These are the tabs from the beginning of my "Stop Playing this Lick" video, features just a handful of examples of how common it is to bend the 4 to the 5 in a classic rock and blues rock context.
The first example is a longer lick in Bb from Chuck Berry's Johnny B Goode. This lick is actually fairly complex in that it combines both major pentatonic and minor pentatonic. However, it still have the classic bend.
The second lick is from BB King's "The Thrill is Gone." This is in the key of Bm but is using just our standard minor pentatonic shape 1 (what I call the easy shape).
The next lick is possibly the most famous of the bunch. This is the first lick from the guitar solo in Stairway to Heaven, by of Jimmy Page and Led Zeppelin. This is in A minor pentatonic, but with one "magic note" at the end (an F) to fit the chord at that moment. Still, it has that iconic classic rock bend.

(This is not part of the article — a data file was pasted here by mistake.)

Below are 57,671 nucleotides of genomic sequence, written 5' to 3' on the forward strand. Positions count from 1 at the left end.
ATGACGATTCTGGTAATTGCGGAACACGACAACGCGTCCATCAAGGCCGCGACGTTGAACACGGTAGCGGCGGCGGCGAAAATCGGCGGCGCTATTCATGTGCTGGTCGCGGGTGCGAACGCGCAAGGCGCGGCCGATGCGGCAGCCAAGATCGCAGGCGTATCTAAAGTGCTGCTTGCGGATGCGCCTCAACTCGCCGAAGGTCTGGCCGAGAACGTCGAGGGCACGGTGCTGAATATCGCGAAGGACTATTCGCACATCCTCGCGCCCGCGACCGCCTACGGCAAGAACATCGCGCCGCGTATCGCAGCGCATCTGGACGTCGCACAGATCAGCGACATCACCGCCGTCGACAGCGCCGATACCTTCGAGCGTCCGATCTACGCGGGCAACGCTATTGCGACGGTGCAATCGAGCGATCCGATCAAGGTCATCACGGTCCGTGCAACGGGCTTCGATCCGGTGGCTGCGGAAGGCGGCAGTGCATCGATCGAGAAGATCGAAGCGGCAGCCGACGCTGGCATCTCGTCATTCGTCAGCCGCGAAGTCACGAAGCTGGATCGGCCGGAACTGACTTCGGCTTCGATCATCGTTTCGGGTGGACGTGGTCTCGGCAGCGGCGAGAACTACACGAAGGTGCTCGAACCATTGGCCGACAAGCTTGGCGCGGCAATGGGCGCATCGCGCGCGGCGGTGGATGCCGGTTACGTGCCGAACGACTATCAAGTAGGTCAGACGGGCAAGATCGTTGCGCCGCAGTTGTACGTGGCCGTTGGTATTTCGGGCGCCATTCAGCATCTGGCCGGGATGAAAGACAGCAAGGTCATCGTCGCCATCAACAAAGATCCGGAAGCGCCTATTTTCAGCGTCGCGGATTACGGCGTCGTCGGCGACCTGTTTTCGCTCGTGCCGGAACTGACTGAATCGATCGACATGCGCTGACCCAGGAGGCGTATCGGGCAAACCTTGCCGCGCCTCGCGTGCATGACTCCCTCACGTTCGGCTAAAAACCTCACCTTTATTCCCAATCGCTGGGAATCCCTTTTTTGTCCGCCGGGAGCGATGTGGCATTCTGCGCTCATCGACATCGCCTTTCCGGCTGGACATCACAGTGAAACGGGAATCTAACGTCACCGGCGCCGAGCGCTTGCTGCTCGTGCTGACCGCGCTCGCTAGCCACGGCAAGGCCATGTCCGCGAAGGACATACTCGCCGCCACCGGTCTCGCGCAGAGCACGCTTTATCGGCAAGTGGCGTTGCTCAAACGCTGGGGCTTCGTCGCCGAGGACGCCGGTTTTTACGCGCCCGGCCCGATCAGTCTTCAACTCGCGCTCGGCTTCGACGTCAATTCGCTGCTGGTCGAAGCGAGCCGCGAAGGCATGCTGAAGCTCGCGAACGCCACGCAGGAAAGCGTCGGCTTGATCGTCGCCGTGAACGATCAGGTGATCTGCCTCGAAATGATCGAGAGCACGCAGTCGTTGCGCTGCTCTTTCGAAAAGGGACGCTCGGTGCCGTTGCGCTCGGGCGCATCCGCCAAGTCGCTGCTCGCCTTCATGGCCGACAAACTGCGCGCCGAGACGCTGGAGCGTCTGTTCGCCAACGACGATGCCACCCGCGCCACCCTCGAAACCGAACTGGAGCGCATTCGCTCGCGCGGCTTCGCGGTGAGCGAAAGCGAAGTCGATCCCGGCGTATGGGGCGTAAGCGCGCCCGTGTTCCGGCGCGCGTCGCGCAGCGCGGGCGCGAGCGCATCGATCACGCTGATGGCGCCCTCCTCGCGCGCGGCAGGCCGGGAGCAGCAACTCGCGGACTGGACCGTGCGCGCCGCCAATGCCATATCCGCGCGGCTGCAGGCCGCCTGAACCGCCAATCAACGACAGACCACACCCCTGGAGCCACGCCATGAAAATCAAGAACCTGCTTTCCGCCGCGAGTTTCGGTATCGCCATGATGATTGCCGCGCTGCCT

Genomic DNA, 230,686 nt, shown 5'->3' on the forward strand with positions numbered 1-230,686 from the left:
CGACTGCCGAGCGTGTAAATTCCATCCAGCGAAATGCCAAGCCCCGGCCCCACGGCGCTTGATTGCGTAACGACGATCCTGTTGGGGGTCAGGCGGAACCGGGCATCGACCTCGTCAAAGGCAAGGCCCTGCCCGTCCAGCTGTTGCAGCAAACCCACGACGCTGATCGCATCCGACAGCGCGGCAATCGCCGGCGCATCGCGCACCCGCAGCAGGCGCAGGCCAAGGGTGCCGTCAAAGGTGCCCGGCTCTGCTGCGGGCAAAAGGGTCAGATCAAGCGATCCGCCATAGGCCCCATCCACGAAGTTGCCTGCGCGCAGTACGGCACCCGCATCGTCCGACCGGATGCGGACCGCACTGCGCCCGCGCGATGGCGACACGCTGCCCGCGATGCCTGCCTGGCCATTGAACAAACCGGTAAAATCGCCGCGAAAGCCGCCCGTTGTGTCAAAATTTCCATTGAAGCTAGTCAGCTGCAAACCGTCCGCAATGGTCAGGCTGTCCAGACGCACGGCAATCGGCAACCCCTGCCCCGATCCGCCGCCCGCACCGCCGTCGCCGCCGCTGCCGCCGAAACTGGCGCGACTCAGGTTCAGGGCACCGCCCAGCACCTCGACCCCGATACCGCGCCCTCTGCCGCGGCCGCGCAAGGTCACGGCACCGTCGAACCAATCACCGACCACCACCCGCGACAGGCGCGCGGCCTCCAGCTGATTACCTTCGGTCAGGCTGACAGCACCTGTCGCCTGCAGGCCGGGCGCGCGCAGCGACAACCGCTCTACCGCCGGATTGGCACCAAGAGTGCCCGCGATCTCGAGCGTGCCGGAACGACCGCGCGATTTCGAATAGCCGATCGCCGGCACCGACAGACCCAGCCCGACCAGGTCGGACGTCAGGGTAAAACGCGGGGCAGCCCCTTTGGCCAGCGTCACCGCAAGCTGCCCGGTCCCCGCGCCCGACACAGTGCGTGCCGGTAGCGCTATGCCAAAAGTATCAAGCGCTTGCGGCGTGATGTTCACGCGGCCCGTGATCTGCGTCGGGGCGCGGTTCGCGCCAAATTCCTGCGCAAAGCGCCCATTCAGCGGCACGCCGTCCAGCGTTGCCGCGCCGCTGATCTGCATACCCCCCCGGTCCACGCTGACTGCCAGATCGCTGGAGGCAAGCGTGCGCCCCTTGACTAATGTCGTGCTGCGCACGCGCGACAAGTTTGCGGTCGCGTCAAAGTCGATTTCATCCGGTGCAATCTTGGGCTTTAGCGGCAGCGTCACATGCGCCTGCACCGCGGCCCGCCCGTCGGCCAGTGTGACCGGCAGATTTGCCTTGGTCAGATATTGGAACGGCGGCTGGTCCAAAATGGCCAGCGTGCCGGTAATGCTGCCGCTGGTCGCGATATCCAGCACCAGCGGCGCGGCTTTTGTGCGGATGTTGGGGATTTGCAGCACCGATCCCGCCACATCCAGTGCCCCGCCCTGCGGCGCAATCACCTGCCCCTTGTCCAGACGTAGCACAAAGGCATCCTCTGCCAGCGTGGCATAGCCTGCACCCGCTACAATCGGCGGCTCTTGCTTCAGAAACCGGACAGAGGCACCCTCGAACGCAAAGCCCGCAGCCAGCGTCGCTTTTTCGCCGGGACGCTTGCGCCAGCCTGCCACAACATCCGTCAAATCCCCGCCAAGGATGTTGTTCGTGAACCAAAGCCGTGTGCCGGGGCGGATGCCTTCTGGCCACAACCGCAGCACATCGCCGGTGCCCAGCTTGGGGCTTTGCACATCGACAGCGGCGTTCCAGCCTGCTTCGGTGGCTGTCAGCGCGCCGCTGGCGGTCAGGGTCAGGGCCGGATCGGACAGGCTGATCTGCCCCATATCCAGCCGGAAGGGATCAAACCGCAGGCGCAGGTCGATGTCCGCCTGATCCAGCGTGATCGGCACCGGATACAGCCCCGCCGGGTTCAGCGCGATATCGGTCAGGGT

Despite the fact that Pink Floyd's music is so different from the blues-influenced classic rock that we usually find this bend in, David Gilmore uses the same bend a lot. Here it is from Comfortably Numb:
One of my favourite solos of all time is the end solo on Hotel California which was played by both Joe Walsh and Don Felder -- dueling back and forth then coming together in harmony. Here is one of Joe Walsh's licks from the solo that makes great use of this very common bend:
Jumping ahead in the history of classic rock, here is Angus Young who played this bend a lot, possibly in most solos he ever played. Here is a small lick from the solo of Back in Black (AC/DC):
To find out how to change up these very common habits and create new and creative ideas, try out my book "Guitar Soloing Like a Pro" which is available on Amazon.